The last week of April saw significant activity in both the Missouri House and Senate regarding pro-gun and self-defense legislation this session.
“Our state legislature has been quite pro-active in recognizing our basic right of self-defense and safeguarding our Second Amendment rights,” says Law Shield Missouri Independent Program Attorney Deborah Alessi.
On April 27, 2016, State Senator Kurt Schaefer (R-Columbia) amended Senate Bill 663, an omnibus crime bill, with critical self-defense language, known as Stand Your Ground. Senate Bill 663 and this pro-gun amendment by Senator Schaefer amends current legislation and provides that a person does not have a duty to retreat from any place that such person who is not engaged in an unlawful activity has a right to be.
“This amendment expands Missouri’s current Stand your Ground laws,” said Alessi.
The bill as amended goes before the full Senate for final vote and upon final passage, will go to the House for consideration.
“If the piece of legislation gains the approval of the House and is signed into law by the Governor, Missouri will join a host of other states that affords their citizens the right to protect themselves wherever the threat occurs,” Alessi went on to say.
In other action in Jefferson City, On April 26, 2016, the House overwhelmingly passed House Bill 1468, a “Constitutional Carry” measure designed to ease limits on the concealed carry of weapons.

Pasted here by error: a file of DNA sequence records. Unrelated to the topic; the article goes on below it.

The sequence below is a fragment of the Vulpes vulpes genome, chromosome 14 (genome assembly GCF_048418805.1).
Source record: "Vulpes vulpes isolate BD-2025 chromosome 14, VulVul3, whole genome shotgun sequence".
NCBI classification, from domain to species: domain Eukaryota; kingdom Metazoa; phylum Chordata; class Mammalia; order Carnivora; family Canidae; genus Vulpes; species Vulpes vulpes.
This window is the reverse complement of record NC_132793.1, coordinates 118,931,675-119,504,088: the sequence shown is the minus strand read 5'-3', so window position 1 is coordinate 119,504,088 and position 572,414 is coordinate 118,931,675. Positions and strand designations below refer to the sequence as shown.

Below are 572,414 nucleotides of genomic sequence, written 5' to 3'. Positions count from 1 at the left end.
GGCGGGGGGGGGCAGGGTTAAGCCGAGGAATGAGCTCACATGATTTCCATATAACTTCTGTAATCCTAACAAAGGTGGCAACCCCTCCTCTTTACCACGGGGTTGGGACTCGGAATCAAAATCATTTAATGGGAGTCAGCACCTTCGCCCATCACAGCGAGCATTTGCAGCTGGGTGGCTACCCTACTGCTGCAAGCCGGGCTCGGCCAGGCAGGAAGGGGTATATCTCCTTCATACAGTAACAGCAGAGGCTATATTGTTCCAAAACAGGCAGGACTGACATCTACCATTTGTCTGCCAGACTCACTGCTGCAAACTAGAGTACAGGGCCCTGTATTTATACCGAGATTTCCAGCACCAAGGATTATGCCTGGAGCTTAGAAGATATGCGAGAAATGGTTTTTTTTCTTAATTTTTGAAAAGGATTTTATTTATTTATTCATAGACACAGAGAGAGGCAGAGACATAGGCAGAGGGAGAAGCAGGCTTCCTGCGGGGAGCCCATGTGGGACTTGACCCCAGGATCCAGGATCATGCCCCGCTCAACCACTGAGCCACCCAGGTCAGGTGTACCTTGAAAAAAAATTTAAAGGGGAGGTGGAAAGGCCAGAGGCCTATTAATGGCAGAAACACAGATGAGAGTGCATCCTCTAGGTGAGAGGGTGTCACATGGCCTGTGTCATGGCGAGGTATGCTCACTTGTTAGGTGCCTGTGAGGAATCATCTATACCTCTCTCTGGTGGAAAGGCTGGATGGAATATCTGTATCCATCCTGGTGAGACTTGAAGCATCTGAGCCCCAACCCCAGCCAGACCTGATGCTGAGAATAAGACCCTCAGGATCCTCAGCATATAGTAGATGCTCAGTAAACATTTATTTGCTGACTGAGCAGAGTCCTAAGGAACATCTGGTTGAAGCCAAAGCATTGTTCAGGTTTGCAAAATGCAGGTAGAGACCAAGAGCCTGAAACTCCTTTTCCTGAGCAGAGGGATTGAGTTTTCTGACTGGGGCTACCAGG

Alessi says, “This legislation would allow law-abiding individuals to carry concealed guns without a permit anywhere they now can carry openly, something that doesn’t require a permit.”
The bill’s sponsor, Republican Rep. Eric Burlison said in a statement, “In 2014 Missourians made it abundantly clear that they have grown tired of the repeated attacks on our Second Amendment rights. This legislation simply aligns Missouri statutes with our state constitution so that our citizens can lawfully carry a concealed weapon without a permit.”
“This bill will allow law-abiding gun owners the ability to better protect themselves and their families,” Alessi went on to say, “by allowing them to legally carry a concealed firearm without the requirement of obtaining a permit.”
House Bill 1468 will now move to the Senate where it will await a committee referral for further consideration.
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